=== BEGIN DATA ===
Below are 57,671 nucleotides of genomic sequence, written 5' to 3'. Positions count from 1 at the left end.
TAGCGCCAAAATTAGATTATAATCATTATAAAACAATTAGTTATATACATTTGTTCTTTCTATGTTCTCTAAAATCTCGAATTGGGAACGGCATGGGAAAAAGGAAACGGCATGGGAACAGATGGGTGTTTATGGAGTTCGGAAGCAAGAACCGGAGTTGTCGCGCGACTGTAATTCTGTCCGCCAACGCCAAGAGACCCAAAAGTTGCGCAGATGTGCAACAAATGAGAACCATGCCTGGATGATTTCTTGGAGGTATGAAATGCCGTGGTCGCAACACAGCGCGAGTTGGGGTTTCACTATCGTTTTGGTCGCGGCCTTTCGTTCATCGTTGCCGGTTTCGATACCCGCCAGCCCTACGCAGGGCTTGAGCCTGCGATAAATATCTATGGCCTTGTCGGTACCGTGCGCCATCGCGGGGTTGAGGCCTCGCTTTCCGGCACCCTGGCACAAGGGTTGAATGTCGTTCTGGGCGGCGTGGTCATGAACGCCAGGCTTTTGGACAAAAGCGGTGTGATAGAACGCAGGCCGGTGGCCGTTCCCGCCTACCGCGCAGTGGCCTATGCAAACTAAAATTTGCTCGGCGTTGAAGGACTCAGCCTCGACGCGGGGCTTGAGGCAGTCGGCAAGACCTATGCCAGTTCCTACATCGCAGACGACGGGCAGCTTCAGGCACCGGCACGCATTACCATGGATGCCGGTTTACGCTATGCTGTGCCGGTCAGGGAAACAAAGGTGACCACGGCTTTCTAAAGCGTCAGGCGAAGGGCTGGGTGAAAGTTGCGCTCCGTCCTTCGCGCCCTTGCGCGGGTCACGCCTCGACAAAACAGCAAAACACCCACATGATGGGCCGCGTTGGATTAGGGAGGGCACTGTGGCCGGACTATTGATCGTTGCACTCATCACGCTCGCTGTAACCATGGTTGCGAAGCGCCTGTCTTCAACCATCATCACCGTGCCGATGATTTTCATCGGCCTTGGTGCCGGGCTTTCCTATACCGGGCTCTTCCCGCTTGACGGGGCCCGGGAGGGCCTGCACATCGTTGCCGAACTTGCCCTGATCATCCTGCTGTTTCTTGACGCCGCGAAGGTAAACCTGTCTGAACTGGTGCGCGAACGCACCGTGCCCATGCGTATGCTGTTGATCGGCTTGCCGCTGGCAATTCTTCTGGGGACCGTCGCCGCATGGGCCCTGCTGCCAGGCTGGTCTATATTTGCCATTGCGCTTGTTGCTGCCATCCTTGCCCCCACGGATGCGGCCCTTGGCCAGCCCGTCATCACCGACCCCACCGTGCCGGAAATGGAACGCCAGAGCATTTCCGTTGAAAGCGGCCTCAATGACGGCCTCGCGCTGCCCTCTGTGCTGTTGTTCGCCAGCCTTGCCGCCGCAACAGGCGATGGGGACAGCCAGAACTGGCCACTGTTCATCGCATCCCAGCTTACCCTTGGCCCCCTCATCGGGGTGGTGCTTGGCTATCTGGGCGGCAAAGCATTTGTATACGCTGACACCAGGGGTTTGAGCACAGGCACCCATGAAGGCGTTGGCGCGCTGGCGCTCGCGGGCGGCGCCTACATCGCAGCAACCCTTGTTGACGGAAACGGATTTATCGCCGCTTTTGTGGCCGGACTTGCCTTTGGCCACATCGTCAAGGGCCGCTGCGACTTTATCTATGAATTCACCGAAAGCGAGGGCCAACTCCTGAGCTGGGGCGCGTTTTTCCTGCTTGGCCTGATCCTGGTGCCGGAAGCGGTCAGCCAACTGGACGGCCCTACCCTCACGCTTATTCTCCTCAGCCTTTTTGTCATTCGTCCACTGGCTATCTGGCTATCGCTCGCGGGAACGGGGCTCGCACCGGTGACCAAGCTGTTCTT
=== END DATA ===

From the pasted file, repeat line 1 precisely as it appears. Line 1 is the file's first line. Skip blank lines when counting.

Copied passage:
Below are 57,671 nucleotides of genomic sequence, written 5' to 3'. Positions count from 1 at the left end.